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Disbelieve   Listen
verb
Disbelieve  v. t.  (past & past part. disbelieved; pres. part. disbelieving)  Not to believe; to refuse belief or credence to; to hold not to be true or actual. "Assertions for which there is abundant positive evidence are often disbelieved, on account of what is called their improbability or impossibility."






Collaborative International Dictionary of English 0.48








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"Disbelieve" Quotes from Famous Books



... been scattered all over the country, south and north; and though multitudes have affected to disbelieve its statements, Kentuckians know the truth of them quite too well to call them in question. The story is fiction or fact—if fiction, why has it not been nailed to the wall? Hundreds of people around the mouth of Cumberland River are personally knowing to these facts. ...
— The Anti-Slavery Examiner, Omnibus • American Anti-Slavery Society

... proof would have falsified the affidavit. But so far from offering any such evidence, all the evidence adduced confirms the statement in the affidavit; and yet my learned friend still ventures to ask you to disbelieve what Lord Cochrane has sworn, although his oath is unopposed by any testimony, and supported by all the testimony given in ...
— The Trial of Charles Random de Berenger, Sir Thomas Cochrane, • William Brodie Gurney

... proceeded, of telling it better than ever before. Practice helped, no doubt; and his listener's detached, impartial attitude helped still more. He could see that Hewson, at least, had not decided in advance to disbelieve him, and the sense of being trusted made him more lucid and more consecutive. Yes, this time his words would ...
— Tales Of Men And Ghosts • Edith Wharton

... cocked hat: 'Don't you think that an officer of my experience and observation would be able to distinguish the explosion of a shell from that of a ground blast?' 'No shell exploded, General,' said the Colonel, 'within the limits of my regiment.' 'The d——l it didn't—would you have me disbelieve my own ears? Now, I have issued orders enough about permitting these unexploded shells to lie about, and I purpose holding the Colonels responsible for all damage. Suppose that explosion was heard at corps head-quarters, as it doubtless was, and the inquiry is made from what quarter ...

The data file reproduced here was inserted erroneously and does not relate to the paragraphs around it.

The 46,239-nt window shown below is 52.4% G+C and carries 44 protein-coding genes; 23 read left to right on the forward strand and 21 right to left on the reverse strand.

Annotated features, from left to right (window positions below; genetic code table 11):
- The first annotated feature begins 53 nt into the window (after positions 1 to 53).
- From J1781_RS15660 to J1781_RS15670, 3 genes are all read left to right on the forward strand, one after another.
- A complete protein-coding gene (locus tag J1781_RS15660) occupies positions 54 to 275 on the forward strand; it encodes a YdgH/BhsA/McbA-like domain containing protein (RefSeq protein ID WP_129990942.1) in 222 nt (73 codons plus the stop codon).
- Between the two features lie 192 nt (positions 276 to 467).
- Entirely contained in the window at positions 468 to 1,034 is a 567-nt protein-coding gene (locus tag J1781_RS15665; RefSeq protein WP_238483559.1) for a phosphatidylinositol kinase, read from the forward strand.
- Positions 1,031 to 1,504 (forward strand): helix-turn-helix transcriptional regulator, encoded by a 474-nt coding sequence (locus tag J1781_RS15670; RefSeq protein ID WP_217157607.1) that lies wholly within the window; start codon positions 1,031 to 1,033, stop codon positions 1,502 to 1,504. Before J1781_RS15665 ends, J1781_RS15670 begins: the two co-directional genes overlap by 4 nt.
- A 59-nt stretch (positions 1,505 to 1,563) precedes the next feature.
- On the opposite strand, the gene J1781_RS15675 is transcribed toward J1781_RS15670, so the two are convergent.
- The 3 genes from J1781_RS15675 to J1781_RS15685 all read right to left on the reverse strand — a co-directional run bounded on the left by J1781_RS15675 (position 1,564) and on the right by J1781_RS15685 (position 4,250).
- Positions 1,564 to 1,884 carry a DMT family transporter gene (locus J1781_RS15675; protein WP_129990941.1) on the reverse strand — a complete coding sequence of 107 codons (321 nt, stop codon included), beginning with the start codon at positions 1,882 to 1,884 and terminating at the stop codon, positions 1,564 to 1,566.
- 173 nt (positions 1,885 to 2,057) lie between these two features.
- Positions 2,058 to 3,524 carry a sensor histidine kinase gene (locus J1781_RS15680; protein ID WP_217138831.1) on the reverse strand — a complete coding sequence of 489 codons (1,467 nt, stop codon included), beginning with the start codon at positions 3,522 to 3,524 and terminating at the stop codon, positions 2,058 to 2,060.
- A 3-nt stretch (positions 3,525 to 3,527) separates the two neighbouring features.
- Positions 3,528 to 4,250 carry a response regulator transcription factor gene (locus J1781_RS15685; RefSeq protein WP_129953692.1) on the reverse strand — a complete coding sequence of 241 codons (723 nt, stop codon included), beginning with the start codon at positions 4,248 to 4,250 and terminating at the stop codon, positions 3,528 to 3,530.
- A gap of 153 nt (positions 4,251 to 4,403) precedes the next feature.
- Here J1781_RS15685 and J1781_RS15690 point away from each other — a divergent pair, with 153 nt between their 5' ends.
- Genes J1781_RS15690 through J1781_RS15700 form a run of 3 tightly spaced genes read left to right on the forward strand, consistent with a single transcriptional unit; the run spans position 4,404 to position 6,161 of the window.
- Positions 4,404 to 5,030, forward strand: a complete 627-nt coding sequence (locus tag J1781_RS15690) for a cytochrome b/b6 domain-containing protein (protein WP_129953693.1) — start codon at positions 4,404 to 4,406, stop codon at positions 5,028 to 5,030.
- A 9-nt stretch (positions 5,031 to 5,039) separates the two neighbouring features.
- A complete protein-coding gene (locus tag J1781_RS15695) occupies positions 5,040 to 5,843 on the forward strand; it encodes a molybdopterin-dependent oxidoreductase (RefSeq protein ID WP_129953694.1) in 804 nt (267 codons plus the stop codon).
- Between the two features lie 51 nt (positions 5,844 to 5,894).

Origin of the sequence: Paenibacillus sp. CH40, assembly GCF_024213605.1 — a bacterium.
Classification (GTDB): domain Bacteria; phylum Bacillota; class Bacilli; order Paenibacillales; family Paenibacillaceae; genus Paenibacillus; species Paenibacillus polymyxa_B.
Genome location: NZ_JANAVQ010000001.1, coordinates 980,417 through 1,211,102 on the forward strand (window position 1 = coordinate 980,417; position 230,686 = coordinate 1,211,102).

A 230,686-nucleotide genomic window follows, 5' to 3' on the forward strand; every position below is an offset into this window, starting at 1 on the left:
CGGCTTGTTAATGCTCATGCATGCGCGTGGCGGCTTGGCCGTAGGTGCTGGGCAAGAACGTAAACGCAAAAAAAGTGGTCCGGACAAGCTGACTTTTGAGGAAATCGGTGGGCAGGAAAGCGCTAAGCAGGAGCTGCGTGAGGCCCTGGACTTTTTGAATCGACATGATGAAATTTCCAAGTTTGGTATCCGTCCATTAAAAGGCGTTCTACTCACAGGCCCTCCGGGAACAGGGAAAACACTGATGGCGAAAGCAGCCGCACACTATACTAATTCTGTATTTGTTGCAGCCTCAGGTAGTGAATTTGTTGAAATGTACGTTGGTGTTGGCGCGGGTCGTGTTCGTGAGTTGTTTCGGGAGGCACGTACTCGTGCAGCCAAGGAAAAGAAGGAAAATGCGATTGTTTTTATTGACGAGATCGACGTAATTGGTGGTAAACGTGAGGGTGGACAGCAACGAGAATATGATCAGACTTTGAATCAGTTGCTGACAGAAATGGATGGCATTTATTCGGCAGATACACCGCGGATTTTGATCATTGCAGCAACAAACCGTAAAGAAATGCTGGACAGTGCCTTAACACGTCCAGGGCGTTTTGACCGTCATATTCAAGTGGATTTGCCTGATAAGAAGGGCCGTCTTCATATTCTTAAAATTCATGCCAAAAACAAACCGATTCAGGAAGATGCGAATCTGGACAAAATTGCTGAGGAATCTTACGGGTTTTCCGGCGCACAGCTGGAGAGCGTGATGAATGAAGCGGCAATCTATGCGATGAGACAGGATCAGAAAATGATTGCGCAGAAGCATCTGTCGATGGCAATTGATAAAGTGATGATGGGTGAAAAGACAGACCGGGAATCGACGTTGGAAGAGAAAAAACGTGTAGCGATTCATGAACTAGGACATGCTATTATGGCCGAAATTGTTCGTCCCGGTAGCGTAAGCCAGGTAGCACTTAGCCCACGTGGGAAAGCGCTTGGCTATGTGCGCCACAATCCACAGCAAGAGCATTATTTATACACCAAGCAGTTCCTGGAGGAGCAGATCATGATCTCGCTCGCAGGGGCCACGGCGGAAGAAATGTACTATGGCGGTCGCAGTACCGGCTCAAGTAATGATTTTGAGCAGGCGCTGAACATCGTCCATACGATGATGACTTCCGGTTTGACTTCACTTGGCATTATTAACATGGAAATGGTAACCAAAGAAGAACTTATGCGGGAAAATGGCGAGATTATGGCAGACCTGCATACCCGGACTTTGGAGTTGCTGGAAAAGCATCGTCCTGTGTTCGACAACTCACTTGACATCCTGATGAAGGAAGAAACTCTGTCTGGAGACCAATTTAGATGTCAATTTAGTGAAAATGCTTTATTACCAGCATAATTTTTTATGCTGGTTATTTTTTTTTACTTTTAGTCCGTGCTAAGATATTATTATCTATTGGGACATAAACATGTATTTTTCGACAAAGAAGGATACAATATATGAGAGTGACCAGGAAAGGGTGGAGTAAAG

— Red-Tape and Pigeon-Hole Generals - As Seen From the Ranks During a Campaign in the Army of the Potomac • William H. Armstrong

... she has," said the colonel. "But we have to take some chances, you know. Now go right along. Treat her like a lady, disbelieve everything she says and insist on searching her. The general says she wears an enormous bustle, and probably that is full of quinine. Use your judgement, but get it all. Pretend to be an ignorant sort of a corporal who feels that the success of the war ...
— How Private George W. Peck Put Down The Rebellion - or, The Funny Experiences of a Raw Recruit - 1887 • George W. Peck

... Most of us would never be heard of if it were not for our enemies. The unsuccessful man counts up his friends, but the successful man numbers his enemies. A friend of mine was lamenting, the other day, that he could not find twelve people to disbelieve in him. He had been seeking them for years, he sighed, and could not get beyond eleven. But, even so, with only eleven he was a very successful man. In these kind-hearted days enemies are becoming so rare that ...
— Prose Fancies (Second Series) • Richard Le Gallienne